Combining creative activism and cabaret, All Aboard! at Termination Station offers up a glimpse into the mental and medical mayhem that excruciates those who decide to have abortion care. Lilly Burton, an executive committee member of Abortion Rights UK, gives her absolute all over an hour of comedy, music, and stuff that straddles theatre and performance art. With bracing tenacity, perfectly timed comedic finesse, and unrelenting energy, Burton lands a slam-dunk variety performance. She measures taking a stand against the political attack on reproductive freedom and entertaining her punters with a near-perfect balance, and with her unhinged approach gleefully takes on a topic that is often lathered in taboo.
Unapologetically strident, Burton is quick to tell us that despite the title we should expect as many railway related gags as are in Trainspotting. In her glitzy, bright pink conductor outfit, and with whistle at her hip, we’re whisked off on a journey around the world of reproductive healthcare – its’ trials, tribulations, and eventual liberations. Don’t be fooled, however, by the high-concept facade. This is very much Lilly’s story, and the entire thing quite regularly takes a deeply introspective turn at breakneck speed. In fact, some moments within the piece see us literally dive inside an imagined space within Lilly’s body. The cabaret layer lacquered on top of this autobiographical tale keeps the audience engaged, even though what we’re seeing is something far more intimate than it first appears.
Lilly maintains a patchwork of cultural references throughout as a way of pinning the power structures surrounding reproductive healthcare to something that is tangible for all audience members – those who have had personal experiences with it and those who have not. For example, halfway through she starts having a conversation with a fake moustached-orange inhabiting her womb, and the pair undertake a hefty back-and-forth about landlords, letting agents, and evictions, that eventually sees Lilly visit an ‘Egg-state Agent’ (yes, we’re on that level of silly, and it’s glorious) to discuss her options. Scenes like this run in tandem with songs and dance numbers that tackle the often-unspoken parts of abortion healthcare, from Lilly presenting a pregnancy test that she has actually used and smoking it like a cigarette, up to hula-hooping and throwing a menagerie of small animal toys all across the floor.
While all of it is bathed in this deeply silly lens, the result is surprisingly very empowering. Lilly rips open out of bounds discussions with whimsy and style, and leaves a really open air of discussion on the table. The seeming misadventure that leads to unwanted pregnancies is tossed to the side to remind those who can get pregnant that they deserve control over their bodies, they deserve not to feel shame about it, and that their right to choose is valid and welcome in spaces of discussion.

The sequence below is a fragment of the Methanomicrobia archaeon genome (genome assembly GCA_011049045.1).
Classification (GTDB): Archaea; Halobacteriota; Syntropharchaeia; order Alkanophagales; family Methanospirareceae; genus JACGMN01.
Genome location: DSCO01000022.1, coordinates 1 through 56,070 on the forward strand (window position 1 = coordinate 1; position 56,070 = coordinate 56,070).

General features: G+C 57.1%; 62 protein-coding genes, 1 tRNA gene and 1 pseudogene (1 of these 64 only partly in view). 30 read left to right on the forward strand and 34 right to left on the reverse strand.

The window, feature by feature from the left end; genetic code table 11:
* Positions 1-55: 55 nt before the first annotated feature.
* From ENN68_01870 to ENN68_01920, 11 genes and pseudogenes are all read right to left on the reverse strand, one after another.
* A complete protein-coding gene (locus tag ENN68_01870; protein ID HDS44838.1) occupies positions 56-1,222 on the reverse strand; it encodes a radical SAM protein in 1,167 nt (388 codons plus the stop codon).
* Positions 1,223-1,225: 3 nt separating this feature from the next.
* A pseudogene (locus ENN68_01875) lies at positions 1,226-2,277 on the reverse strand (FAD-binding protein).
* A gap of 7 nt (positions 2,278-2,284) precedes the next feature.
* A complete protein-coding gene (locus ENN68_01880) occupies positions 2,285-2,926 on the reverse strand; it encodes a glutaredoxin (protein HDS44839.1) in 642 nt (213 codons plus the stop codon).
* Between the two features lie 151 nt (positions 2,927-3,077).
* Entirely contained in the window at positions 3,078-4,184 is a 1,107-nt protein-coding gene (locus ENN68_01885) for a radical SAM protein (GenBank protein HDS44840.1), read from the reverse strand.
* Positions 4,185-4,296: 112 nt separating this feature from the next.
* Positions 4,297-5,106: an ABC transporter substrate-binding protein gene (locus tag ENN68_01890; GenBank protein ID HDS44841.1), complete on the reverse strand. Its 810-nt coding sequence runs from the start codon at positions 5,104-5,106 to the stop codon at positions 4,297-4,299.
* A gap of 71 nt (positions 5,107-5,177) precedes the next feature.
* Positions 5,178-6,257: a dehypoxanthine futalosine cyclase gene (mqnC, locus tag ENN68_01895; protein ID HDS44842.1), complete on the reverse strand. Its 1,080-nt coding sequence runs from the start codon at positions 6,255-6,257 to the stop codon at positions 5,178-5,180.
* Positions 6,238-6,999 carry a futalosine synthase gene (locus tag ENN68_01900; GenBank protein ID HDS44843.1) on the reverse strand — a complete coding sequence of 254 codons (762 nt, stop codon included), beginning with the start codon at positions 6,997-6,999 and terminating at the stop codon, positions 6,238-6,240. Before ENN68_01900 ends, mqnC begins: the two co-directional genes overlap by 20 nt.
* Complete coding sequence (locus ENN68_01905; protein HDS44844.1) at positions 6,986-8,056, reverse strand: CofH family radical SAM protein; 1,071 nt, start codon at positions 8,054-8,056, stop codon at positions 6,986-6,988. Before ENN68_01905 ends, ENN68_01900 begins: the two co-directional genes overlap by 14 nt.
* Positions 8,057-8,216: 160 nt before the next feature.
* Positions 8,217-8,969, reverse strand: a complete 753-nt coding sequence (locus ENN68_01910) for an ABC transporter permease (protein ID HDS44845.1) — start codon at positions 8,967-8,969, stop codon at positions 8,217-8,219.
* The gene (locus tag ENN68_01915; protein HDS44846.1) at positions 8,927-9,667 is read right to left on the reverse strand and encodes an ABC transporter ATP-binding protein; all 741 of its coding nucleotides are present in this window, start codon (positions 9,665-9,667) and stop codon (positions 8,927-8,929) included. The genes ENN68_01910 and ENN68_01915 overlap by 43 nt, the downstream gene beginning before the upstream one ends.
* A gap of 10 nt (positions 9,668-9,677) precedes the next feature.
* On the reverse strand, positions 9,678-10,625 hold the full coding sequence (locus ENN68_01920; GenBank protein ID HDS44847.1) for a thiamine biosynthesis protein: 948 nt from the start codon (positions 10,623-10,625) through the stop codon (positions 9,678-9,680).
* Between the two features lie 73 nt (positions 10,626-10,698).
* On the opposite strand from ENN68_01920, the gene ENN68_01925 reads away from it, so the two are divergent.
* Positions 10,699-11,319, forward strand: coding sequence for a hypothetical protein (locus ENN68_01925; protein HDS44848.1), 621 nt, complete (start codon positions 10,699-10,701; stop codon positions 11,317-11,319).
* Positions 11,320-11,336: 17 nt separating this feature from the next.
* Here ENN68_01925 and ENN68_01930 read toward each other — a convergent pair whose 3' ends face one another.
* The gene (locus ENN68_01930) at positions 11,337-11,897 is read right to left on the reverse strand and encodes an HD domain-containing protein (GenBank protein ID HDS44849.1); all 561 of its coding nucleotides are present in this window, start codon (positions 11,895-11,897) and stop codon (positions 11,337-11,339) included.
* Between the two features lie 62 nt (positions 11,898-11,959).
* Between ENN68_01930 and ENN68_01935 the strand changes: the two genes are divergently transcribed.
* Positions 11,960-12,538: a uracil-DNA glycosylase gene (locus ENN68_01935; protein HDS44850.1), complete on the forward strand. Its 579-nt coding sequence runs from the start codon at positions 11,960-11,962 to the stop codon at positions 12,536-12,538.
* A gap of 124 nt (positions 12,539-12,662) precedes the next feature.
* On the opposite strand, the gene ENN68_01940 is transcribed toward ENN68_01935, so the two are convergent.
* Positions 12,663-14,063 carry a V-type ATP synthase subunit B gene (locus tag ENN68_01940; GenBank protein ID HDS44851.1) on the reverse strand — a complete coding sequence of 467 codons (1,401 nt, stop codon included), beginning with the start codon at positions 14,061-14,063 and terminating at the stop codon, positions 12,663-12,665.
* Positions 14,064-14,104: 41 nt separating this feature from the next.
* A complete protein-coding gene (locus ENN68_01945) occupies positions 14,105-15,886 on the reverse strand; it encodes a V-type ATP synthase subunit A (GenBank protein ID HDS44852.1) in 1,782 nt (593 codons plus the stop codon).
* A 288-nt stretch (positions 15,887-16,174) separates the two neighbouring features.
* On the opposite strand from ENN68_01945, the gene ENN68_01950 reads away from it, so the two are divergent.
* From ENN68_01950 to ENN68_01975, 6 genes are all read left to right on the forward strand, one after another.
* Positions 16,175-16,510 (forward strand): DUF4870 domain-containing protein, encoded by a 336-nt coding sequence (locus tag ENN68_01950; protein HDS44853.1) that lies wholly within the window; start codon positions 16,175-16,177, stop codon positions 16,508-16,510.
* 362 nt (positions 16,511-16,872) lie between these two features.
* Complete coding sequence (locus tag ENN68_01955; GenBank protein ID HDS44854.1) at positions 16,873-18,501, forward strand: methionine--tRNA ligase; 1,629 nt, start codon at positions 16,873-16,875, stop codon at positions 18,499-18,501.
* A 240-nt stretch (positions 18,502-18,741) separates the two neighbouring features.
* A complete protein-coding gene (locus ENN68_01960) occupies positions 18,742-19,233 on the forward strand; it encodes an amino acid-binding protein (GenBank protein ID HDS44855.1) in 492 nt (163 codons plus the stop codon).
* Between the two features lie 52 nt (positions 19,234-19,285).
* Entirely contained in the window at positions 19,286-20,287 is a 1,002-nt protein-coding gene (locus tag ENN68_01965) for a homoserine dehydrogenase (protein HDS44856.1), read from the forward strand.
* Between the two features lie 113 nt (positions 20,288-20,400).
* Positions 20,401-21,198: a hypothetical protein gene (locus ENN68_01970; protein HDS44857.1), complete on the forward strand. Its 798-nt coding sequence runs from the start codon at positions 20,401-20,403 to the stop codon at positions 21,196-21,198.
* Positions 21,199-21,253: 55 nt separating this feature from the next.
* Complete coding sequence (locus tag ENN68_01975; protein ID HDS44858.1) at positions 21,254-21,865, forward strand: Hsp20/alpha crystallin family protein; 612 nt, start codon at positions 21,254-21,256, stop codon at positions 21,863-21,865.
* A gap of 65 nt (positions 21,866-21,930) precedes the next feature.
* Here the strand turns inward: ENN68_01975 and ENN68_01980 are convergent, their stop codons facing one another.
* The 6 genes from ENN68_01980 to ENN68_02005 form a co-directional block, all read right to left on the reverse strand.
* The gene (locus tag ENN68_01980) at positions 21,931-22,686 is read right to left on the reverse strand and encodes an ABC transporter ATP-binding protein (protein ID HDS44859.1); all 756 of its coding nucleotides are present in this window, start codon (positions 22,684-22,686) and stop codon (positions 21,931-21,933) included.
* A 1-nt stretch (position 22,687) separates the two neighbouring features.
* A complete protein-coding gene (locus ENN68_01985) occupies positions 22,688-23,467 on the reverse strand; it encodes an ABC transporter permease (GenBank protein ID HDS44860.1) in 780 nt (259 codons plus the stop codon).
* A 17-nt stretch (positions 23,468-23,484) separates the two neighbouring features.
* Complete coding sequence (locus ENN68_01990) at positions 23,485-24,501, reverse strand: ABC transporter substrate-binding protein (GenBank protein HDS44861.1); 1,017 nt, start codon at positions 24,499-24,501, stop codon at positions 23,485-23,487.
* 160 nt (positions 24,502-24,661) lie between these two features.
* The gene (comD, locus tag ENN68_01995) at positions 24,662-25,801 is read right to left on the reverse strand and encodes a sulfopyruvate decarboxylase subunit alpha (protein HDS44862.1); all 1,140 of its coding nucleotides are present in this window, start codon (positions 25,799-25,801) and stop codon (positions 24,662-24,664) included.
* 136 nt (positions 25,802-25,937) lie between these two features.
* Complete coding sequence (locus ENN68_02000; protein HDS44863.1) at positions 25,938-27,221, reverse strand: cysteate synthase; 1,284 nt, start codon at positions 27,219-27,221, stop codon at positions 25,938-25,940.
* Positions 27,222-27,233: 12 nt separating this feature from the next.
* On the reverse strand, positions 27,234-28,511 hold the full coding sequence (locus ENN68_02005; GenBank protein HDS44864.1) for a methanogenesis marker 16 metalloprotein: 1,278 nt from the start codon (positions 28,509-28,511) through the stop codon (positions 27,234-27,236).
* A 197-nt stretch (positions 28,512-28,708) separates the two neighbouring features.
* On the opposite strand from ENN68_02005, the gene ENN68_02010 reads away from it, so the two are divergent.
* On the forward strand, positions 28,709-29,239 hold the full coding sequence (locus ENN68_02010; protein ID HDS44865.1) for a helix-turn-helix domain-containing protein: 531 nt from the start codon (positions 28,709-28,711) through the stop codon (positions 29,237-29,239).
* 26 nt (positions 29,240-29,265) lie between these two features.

As the piece drifts towards a close that overwhelming sense of personhood that Lilly seeks to establish overtakes the glitzy cabaret, perhaps in a way that is a little too stark at first. She discusses an incident which sees her hospitalised, and then the subsequent political actions she has undertaken campaigning for reproductive rights. While deeply pertinent to the message of the piece, I can’t help but feel Lilly drops the act of the cabaret-style opening a little too soon to achieve that goal of reminding people that abortions are about personhood rather than politics. It would be great to see more of a clear narrative arc to lean toward this. Even typing that out I feel a little bit picky, but Lilly opens up such a unique space for conversation about how we can tell our stories to impact, celebrate, and affect people’s rights to reproductive healthcare.
Against the backdrop of Roe vs. Wade in the United States, this is probably one of the most important shows you can see at EdFringe this year. With spree confidence, unbridled entertainment value, and a deep sense of purpose – Lilly delivers a cabaret hour that holds back no punches, and holds back none of its’ hilarious punchlines either.
Recommended Drink: All Aboard! at Termination Station is best paired with a Last Train cocktail – coffee schnapps that pack a punch.
Catch All Aboard! at Termination Station at Pleasance Courtyard – Bunker One until August 28th (not the 14th or 21st) at 15:30. Tickets are available through the EdFringe Box Office.